The Glitch Mob Needs No Introduction

By Kaitlin Perry

When a band (or group of DJs) has an album that has remained in the iTunes Top 20 for over one year is touring, show previews aren’t necessarily necessary. The Glitch Mob has obviously made their talent known, having played at Coachella, Lollapalooza and EDC among many other festivals. But, why? Doesn’t all electronic music sound the same? Don’t all DJs just remix other DJs’ songs? Fuck no. Such misconceptions are the reason that show previews become necessary. Besides the fact that the Mob has officially remixed big names like Daft Punk (whoa), and they can namedrop Bjork when talking about their incredible fanbase (jealous), it’s important to note that they are also considerate of their fans and people in general. I thought it was nice of the group to say this about their musical motives:

“We wanted to explore two very different feelings while keeping them in the same world – creating songs that are immersive in a live environment, but really make a great headphone listen, too.” – Justin Boreta

But then I read that they “donated” songs to help raise funds for Haiti. While it may be trendy for rock bands to donate money or play shows for charity, it’s not as common for DJs (at least to my knowledge). A band with a collection of such good hearts is guaranteed to play a show worth paying for, and that’s why you should see The Glitch Mob at the Belly Up on June 26th. Seriously, though. Seeing live DJ sets in a bar/concert venue is much, MUCH different than seeing them at a music festival. You’re surrounded by people that are there for the exact same band as you; people who aren’t planning on leaving halfway through to catch the end of someone else’s set. Sharing a Glitch Mob experience with such people is probably beneficial to your health and could positively influence your opinion of the current state of society.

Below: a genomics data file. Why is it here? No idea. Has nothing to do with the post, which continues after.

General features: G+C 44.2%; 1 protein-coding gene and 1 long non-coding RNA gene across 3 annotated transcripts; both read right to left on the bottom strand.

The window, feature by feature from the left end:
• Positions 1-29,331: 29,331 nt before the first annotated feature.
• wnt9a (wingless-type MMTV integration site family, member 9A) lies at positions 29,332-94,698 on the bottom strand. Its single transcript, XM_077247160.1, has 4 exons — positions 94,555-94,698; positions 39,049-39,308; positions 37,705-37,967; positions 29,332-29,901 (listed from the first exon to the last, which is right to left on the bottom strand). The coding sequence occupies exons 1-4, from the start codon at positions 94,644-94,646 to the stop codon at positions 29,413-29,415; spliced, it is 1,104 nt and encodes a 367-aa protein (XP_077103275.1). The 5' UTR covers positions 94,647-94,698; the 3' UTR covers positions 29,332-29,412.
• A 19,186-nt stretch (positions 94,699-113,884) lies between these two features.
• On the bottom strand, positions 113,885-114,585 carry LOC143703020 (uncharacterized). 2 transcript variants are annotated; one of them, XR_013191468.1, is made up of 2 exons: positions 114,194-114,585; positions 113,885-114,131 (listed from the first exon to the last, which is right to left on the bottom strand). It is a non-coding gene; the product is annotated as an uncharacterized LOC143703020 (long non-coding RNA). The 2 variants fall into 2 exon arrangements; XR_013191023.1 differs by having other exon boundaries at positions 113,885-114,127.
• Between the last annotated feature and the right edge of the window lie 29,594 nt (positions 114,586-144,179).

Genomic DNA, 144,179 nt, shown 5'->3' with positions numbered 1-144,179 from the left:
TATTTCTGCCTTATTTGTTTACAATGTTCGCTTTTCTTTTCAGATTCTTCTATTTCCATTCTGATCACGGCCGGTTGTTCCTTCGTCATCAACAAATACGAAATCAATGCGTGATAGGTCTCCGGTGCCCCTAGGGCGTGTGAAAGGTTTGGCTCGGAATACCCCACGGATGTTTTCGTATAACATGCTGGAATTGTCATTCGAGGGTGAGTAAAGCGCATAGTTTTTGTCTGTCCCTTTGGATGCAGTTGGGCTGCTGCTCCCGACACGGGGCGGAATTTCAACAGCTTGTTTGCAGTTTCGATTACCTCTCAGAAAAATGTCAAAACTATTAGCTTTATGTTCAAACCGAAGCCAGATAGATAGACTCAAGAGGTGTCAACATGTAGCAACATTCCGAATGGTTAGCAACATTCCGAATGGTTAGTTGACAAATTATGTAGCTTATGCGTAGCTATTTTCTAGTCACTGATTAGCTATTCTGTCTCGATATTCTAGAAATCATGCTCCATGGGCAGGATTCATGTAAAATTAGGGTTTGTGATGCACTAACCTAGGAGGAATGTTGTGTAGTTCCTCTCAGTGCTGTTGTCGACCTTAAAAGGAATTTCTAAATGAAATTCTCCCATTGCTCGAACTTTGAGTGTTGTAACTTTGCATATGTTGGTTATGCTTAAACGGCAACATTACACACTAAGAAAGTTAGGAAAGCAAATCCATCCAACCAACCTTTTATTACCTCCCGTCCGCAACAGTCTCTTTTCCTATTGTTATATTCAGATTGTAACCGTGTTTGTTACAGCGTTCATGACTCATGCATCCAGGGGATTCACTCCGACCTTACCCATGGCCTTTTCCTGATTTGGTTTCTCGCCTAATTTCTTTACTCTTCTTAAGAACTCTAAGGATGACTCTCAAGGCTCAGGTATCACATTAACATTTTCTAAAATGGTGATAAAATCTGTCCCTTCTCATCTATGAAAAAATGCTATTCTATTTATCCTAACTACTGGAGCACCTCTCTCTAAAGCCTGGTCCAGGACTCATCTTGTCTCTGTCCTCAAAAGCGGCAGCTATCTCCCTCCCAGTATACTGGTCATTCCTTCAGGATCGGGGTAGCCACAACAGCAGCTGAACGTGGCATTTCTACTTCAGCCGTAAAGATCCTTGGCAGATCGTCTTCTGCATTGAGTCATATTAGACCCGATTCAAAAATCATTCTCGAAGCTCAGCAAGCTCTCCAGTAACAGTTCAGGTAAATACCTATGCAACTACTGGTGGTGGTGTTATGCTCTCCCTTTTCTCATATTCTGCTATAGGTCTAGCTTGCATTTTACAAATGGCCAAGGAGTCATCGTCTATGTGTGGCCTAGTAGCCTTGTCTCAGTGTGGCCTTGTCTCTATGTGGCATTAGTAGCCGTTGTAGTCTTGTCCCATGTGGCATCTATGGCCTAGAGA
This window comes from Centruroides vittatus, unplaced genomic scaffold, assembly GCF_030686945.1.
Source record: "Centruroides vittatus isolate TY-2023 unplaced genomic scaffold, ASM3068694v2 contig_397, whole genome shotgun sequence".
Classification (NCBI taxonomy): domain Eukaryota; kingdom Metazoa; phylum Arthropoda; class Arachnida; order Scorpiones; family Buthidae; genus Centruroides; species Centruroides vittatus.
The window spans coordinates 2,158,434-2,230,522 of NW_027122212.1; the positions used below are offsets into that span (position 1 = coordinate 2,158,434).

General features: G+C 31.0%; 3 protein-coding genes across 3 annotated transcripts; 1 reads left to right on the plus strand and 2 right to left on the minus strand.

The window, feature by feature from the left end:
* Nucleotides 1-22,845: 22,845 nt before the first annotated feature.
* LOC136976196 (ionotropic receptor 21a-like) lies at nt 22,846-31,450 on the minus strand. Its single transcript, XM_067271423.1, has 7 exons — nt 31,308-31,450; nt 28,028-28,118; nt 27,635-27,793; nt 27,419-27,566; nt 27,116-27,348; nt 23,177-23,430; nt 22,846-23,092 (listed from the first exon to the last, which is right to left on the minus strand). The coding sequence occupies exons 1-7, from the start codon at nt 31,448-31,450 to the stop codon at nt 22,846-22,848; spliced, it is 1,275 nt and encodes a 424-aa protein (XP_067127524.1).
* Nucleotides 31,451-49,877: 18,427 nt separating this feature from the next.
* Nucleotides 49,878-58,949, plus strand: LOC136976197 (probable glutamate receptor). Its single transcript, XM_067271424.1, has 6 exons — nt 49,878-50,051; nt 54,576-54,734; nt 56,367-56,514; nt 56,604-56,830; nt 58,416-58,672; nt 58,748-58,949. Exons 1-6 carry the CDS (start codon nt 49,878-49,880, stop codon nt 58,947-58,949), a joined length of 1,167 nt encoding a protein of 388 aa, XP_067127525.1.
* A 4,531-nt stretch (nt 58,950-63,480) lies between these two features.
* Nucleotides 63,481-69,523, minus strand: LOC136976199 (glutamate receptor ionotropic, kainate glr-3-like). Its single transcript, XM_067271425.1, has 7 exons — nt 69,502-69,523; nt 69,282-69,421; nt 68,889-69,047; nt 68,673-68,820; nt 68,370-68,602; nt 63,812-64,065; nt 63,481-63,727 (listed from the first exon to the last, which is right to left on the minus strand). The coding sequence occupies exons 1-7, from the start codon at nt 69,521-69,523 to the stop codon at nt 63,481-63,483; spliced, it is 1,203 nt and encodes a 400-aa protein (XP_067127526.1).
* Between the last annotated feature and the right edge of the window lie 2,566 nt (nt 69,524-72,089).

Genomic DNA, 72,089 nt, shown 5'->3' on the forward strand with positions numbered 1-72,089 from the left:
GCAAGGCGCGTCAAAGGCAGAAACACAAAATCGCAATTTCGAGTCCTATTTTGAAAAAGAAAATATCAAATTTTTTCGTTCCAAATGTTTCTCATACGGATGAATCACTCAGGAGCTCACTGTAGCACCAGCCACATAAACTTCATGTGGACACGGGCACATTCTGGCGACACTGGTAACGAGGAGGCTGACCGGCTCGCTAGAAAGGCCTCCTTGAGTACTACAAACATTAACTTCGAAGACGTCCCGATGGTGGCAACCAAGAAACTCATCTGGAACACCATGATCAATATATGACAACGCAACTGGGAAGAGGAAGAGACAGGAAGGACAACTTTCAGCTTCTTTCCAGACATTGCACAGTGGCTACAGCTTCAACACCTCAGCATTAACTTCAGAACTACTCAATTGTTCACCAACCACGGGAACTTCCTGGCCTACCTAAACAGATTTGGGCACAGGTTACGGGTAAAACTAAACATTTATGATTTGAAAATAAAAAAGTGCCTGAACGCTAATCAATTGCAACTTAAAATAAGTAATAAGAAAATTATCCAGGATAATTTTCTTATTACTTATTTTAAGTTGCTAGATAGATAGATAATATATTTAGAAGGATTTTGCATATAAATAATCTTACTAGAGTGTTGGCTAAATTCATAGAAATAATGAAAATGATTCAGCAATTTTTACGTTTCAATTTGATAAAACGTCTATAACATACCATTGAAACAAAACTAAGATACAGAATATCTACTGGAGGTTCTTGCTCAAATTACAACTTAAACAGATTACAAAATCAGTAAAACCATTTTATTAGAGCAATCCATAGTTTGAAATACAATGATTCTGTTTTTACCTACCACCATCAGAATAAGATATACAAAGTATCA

If that isn’t enough to convince you to catch their show, maybe think of their music like this: It’s reminiscent of today’s trendy/irresistible dubstep sound, but mostly it’s authentic, classic electronic music that employs tribal drumming and that cool lemeur thing; the type of shit you want to listen to when you need to feel like a badass motherfucker who rules at dancing, partying and graduating from college. Check the video (if only YouTube could handle the bass). Though the song is slow, it has amazing beat delays/drops, which will obviously be nearly unbearably good live.

PS: Mob plans to release a brand new three-song EP on July 12th, titled “We Can Make The World Stop.”


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